For there to exist a movie that suggests without blanching that all war is just an expression of frustrated men jerking off on a global scale is impressive; for it to have been made in 1964, and to have been cranked out of the Hollywood studio system (though it was shot in England; the first of Kubrick's films to be entirely made out of America, if I am not mistaken) with so much A-list polish, is an outright miracle. And not just because it is so openly, enthusiastically smutty, either: this is a hellaciously bleak comedy, the film that pays off the experiments made two years earlier in Lolita, finding a way to make the most irresponsible, awful behavior seem utterly hilarious, and not even by amping up the outright comedy. It's shocking, in fact, to realise just how much of Dr. Strangelove doesn't appear to be playing as funny at all: the scenes on the bomber, led by Slim Pickens in a role that he wasn't even informed was taking place in a comedy, are amusing almost solely because they are too straitlaced to take seriously, with the urgent, increasingly ridiculous humming and pulsing of "When Johnny Comes Marching Home" on the soundtrack and virtually every single action performed, down to the most indistinguishable flipping of switches, punctuated by a frenzied zoom on the camera. Of Peter Sellers's three roles, only one is really openly funny at all: his stuffy RAF Captain Lionel Mandrake (the most obscure sexual reference of any name - mandrake root was once thought to be a fertility aid) is comic for being so blandly British and upper class, and his president Muffley is the film's designated straight man, reacting with seriousness and sternness to the madness around him. Which is almost certainly why he's the source of some of the film's funniest moments: the classic one-liner "Gentlemen, you can't fight in here, this is the War Room!", and his patient, fatherly telephone conversations with the unheard, unseen, drunk Russian premier. Indeed, the latter of these are the unsung triumph of Dr. Strangelove, the most willfully bizarre and surreal touches in the movie.

That said, the third of Sellers's characters, the titular German scientist (a scathing parody of the Soviet and American attempts to cherry-pick Nazis to help win the space and arms races so pulverising as to be definitive), is an iconic figure and cinema, and rightly so. Maybe the best, and certainly the weirdest of the many live-action cartoon figures in the comedian's career, Dr. Strangelove is a fantastic mix of notions too outrageous to be anything but hilarious, and too indisputably menacing to be anything but terrifying - not for nothing did Kubrick cut away to a shot of the doctor as nothing but a shadowy figure in the gloom right after the words "angel of death" are spoken. It's a freakish balancing act that Sellers carries off flawlessly, and that's even without bringing into it the never-matched physical comic performance of his final scene, when his Nazi subconscious, controlling his ruined right arm, starts to seriously compete for control.

There are other great performances: George C. Scott's work as Turgidson is often unfairly overlooked, simply not showy enough to pull focus from Sellers. But he's very nearly at the same level, and the performance is one of the best examples of Kubrick's manipulation of actors that was ever filmed: Scott didn't want to play the part too big, but the director knew that a certain ebullient messiness was necessary to depict the brash, hyper-masculine warrior psychology that the film planned to skewer, and so filmed what he told the actor would just be warm-up exercises. And even more overlooked, I've always had a soft spot for Peter Bull as the easily horrified, embarrassed, and angered Ambassador de Sadesky (Hayden's gung-ho psycho, I assume, needs no defense from me).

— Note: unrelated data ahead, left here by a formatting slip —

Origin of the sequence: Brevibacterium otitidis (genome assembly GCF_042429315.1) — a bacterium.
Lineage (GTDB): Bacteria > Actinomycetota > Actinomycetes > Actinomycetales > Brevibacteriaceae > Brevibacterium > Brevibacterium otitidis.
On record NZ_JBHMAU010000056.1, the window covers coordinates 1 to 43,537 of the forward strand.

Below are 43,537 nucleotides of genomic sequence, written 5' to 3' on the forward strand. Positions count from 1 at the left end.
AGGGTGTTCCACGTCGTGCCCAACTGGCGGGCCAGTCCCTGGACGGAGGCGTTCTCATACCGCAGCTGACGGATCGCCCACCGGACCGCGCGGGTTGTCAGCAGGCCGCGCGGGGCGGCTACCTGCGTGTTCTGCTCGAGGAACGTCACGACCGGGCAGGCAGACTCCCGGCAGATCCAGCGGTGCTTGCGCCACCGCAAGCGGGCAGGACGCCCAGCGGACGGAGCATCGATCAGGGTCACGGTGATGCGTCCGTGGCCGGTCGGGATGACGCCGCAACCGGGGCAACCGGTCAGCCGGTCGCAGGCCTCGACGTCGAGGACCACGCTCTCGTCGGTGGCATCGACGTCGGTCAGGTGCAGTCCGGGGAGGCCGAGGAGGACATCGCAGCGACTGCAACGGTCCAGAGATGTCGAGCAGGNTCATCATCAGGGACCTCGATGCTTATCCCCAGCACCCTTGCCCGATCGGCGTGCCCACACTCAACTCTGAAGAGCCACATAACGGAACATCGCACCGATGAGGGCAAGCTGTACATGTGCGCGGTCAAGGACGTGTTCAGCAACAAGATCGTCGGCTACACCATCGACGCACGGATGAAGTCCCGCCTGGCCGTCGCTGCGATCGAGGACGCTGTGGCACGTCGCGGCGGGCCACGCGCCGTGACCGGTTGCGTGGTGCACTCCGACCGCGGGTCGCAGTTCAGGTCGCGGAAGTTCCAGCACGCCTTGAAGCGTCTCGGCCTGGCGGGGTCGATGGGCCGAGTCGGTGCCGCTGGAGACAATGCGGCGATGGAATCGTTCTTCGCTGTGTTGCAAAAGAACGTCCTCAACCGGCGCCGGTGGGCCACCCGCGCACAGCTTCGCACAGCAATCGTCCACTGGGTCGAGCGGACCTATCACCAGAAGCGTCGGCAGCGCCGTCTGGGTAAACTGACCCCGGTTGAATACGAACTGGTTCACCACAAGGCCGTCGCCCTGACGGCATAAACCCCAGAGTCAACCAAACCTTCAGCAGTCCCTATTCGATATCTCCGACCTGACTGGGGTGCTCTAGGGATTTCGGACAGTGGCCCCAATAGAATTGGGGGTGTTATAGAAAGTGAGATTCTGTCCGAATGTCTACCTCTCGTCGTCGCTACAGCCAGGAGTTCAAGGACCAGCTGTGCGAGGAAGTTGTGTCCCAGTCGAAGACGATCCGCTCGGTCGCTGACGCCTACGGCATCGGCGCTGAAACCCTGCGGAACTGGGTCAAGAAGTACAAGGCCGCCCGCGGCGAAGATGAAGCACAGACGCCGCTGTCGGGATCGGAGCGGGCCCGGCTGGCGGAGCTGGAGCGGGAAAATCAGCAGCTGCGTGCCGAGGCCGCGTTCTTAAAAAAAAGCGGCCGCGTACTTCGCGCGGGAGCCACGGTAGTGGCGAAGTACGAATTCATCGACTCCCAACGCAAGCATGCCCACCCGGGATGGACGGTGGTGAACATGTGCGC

What makes Dr. Strangelove so damn brilliant, though, isn't just the quality of its acting, nor of the acting in concert with the savage script, but that it is, first and above all, a real movie. Too often, dating all the way back to the dawn of the sound era (I find it much less of an issue among silents), the idea seems to be that film comedy just has to be funny, and if the cinematic construct built around that funniness is a bit shabby, it doesn't matter. People still laugh. And this is true even of some of the great comedy masterpieces of all time: the great Marx brothers films at Paramount, all choppy editing and bland lighting, leap to mind. But the secret to Dr. Strangelove is that it acts in every way like a super-serious thriller, with grim chiaroscuro lighting (the credited cinematographer was Gilbert Taylor), and stunning sets designed by Ken Adam, who had by then already begun his career-defining work on the James Bond series. And I'm not just thinking of the legendary War Room set, a vision of terribly stark light against a black background with giant electronic boards dwarfing the humans inside; the heavily detailed and function-driven interior of the bomber is just as impressive, and if the War Room creates a sense of weighty grandeur, the bomber creates an even more important sense of physically tangible authenticity.

It's that utterly straightforward focus and sincerity that allows Dr. Strangelove to be so unendingly funny: nobody onscreen has any idea that the situation containing them is ridiculous and impossibly absurd (and, in '64 more than today, unpleasantly plausible), and since they're not able to laugh at themselves, we have to do it in their place. Too little comedy understands that, but it is vital to humor; even more vital to great satire, of which Dr. Strangelove is an exemplar; almost certainly the best filmed satire in English, maybe in all of cinema. And that is because it is direct, violent and cruel: "look at these utter disasters of humanity we have in power on both sides", the film flatly declares, "look at them and laugh, because that's the only way to strip them of their power". A half-century later, the boobs are still in control, as they probably always will be; that doesn't make it any less important to mock them for it and let them know that we know, and it is the focused intensity with which it disrespects the gravity and dignity of self-appointed authority that makes Dr. Strangelove totally indispensable and timeless.